None of this discussion would even be possible if it wasn’t for the significant advances in water treatment technology. The two current trends and two important future trends in water treatment are

• Membranes. At a recent membrane conference,5 a major theme by a number of the presenters was water sustainability. What was clear from all the presentations is that prices continue to drop, while quality (through-put, control and reduced fouling) is going up.

• Disinfection. The expansion of ultraviolet and advanced oxidation in wastewater and continued expansion in water is testimony to the expanding influence of these important technologies over just chlorine.

• Biotreatment. New biotechnologies (fixed film, unique high performance bed designs, enzymes, etc.) will continue to improve and gain market share. The role, interaction and control of these techniques along with oxygen, nutrients and surfactants still is evolving but will become a major force in the immediate future.

• Structured water. An emerging, and much maligned and misunderstood market is the development of technologies for "structured water."6 The future of water will entail a much deeper and richer understanding of water "chemistry" than what we have even begun to realize to date. Companies that can secure a position in this market early on will be future winners in the water industry.

As water professionals know, water (except bottled water) is not a high margin, high product turnover business. So unlike electronics, communications and pharmaceuticals, water does not have these drivers of technology innovation. Not only that, water has a barrier the other industries don’t: technology "lock in" due to "best available technology" legislation as part of the states and EPA’s method of implementing and regulating SDWA and CWA. Nevertheless, its own snail’s pace, technology is evolving in this industry. As the above technology innovation streams converge by the next generation (2025 and beyond), the water industry will start to look a lot different than it does today ... just look back over the last 25 years.

 
Energy’s Relations: Disruption and Sustainability

Deregulation, especially privatization, has long been an issue in the U.S. water industry. Unlike France, England and now Germany, Spain, Brazil, etc., the role of the private sector in the United States has been viewed with suspicion bordering on hostility. Many water industry observers have been looking at energy as a model for deregulation that may proceed or portend a direction for our water industry.

Sitting here in California as I write this under the threat of daily rolling blackouts, the future doesn’t look so "bright." However, we have other examples in the United States. For example, Pennsylvania’s Nora Mead Brownell, president of the National Association of Regulatory Utility Commissioners, attributes the association’s success to five fundamental principles.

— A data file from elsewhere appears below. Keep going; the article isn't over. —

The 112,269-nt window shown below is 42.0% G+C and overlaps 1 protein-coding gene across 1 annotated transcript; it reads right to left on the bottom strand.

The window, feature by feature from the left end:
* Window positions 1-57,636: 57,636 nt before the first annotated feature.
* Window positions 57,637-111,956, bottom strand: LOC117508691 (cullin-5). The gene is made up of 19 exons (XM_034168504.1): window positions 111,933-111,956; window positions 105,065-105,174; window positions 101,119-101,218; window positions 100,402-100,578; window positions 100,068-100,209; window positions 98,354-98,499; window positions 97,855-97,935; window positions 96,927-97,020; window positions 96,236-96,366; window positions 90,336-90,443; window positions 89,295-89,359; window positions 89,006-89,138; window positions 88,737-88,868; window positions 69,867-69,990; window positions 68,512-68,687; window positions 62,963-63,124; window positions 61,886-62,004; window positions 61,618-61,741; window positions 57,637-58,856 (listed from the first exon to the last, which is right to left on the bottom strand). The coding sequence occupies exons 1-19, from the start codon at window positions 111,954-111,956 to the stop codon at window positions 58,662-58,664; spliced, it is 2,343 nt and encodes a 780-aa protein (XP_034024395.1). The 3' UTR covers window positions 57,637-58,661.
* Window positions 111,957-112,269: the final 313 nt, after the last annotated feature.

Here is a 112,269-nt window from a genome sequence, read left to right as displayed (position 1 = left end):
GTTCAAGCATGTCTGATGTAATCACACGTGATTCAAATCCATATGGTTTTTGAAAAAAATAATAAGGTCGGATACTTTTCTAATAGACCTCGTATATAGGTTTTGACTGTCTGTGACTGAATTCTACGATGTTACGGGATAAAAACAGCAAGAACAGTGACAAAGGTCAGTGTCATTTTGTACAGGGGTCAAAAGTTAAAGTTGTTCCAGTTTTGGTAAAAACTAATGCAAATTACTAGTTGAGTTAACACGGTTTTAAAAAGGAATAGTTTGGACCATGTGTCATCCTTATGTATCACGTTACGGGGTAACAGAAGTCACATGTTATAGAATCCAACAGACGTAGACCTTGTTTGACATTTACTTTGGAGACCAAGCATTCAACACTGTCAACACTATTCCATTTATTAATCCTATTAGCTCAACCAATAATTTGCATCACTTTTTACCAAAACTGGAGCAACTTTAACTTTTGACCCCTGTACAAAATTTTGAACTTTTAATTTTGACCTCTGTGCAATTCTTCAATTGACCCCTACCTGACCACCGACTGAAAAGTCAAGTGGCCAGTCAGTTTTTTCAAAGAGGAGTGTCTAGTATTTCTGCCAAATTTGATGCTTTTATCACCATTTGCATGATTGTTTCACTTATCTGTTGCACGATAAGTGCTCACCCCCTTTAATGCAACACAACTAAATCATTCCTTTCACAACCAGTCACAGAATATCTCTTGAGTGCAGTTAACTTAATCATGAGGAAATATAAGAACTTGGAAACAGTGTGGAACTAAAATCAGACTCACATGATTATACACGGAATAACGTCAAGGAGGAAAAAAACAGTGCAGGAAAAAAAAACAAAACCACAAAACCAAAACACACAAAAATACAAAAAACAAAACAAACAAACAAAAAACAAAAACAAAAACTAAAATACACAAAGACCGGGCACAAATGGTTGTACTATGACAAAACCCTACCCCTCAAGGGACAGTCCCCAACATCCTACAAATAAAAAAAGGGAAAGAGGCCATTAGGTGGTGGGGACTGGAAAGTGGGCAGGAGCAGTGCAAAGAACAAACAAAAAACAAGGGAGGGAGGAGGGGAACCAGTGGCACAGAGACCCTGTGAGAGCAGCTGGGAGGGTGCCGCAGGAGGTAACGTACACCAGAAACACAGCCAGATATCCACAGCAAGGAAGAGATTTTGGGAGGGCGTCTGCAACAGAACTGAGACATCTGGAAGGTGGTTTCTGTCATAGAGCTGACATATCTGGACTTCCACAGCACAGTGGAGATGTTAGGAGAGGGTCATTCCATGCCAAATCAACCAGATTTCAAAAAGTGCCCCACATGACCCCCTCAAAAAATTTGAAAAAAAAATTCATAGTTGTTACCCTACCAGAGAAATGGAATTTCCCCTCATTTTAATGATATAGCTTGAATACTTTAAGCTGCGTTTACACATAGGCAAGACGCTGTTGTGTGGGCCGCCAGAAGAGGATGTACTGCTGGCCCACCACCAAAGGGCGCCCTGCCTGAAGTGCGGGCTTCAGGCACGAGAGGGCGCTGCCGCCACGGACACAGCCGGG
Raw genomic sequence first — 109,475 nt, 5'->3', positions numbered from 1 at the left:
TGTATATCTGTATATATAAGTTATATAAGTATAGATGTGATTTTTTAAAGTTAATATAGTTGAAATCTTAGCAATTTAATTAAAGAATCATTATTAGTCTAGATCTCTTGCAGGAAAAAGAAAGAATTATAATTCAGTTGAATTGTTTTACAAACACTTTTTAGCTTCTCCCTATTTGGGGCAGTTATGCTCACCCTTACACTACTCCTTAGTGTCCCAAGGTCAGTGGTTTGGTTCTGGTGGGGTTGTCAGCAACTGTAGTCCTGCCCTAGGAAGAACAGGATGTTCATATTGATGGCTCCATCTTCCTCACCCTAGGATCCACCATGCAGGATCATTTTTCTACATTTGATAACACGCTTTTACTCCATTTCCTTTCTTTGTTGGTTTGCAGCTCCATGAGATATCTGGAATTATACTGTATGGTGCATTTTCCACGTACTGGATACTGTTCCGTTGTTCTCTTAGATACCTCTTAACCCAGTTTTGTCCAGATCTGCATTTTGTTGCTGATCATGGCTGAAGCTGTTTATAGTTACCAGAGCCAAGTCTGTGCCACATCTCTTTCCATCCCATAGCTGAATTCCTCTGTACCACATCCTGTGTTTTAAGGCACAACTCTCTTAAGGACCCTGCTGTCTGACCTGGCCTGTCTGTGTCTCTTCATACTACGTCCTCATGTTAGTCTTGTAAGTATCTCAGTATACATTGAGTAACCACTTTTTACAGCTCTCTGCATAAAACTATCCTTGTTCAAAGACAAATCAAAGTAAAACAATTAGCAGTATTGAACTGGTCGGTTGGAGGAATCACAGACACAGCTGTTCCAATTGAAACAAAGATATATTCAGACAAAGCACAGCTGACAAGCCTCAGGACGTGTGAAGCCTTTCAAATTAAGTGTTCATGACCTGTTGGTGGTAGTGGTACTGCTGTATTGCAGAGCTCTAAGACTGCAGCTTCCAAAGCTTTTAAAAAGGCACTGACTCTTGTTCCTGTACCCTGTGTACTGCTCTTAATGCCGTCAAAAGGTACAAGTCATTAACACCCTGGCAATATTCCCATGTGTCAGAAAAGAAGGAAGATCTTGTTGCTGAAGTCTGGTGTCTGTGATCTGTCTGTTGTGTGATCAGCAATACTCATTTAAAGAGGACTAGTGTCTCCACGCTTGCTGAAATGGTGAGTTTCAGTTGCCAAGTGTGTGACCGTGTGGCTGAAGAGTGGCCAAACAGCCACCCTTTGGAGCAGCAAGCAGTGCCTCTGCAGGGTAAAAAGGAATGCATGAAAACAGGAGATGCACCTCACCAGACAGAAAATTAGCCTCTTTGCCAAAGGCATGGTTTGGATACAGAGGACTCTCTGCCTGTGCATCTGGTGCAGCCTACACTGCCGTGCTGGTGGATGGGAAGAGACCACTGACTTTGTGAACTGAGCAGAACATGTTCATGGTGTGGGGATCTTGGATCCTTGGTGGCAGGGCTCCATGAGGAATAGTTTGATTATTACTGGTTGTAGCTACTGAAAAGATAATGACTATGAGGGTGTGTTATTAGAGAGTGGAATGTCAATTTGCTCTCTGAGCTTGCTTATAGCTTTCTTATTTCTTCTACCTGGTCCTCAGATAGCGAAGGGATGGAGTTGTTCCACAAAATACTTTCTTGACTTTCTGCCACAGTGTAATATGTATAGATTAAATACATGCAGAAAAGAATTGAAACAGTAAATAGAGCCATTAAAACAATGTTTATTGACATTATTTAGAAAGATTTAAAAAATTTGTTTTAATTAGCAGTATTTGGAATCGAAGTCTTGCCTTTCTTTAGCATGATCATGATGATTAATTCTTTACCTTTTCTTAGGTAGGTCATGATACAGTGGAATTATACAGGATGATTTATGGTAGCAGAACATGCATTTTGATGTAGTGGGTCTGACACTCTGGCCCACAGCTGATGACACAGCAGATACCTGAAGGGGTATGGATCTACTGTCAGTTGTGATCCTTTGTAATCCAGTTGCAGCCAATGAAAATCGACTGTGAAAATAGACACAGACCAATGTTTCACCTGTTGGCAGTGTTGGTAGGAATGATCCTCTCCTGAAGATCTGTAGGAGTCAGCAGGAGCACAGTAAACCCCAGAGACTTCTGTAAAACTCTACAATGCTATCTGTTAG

• Everyone must benefit.
• Markets are fragile and must be nurtured over time.
• Demand and capacity must be kept in balance.
• The independent service operator (ISO) must truly be independent.
• Market transparency is essential.

Her conclusion is "not to abandon deregulation but to make it work for everyone." This free market environmentalist and public trust approach can and likely will be applied to water with good effect, assuming our leadership (both public and private) steps up to the collective plate.

 
Leadership: Inventing a New Future for Water

Water leadership, however, will require something more compared to effective energy leadership. It must be based on at least the following elements.

• Vision and focus on meeting all the fundamental needs of water end-users (commercial, residential, industrial and agricultural).
• A deep understanding of how water is the ultimate recyclable resource and that through recycling we can achieve resource abundance.
• A view of water sustainability principles to provide a secure and abundant water future for all of the world’s citizens as well as nature.7

We have both the technology and the social and business models to lead to a new future of high-quality water abundance for all. "In order to lead any organization you only need to do two things well," says John Ruetten, president/CEO of Resource Trends, Inc. "First, have clear vision, and second, hold people accountable to realizing the vision."

A vision for the water industry and for your company in the industry must be based on fundamentals of what people want from water. We have boiled that down to four basic things.

• Abundance
• Quality
• Affordability
• Excellent customer service

If a water equipment or service company isn’t providing one or more of these basics to end-users, then it’s future is in jeopardy. However, a clear and unflinching commitment to these principles, combined with sound fundamental business practices, likely will ensure your company’s future in water. In addition, an understanding and practice of the interrelationships of the nested cycles of distributed water systems, water reuse, water treatment technology evolution, deregulation and free markets of water, combined with a focus on vision and accountability of both your company and the industry, will create a future of expanded decentralized small systems. It just makes too much sense not to.

Water is one of those commodities such as air and food that people can’t ever do without. Because it truly is very abundant on the planet, though often not at the right quality and price, means that providing it in the right quality, price, amounts and methods will insure its important place as the foundation to both our physical and economic life.

This has become a life’s calling for most water professionals reading this article. Your choice as both business and community leaders is to lead, follow or get out of the way. Choose to lead, and you ensure not only your own bright economic future, but quite possibly the future of children and grandchildren as well. The future of decentralized water, therefore, is in your hands.

About the author

Dan Noble, director/co-founder of Resource Trends, Inc., a company devoted to expanding resource productivity investment returns of process resources of water, energy and chemicals, is also co-founder of Environmental Business International, Inc., publisher of Environmental Business Journal and author of leading market reports on the United States and global water industry.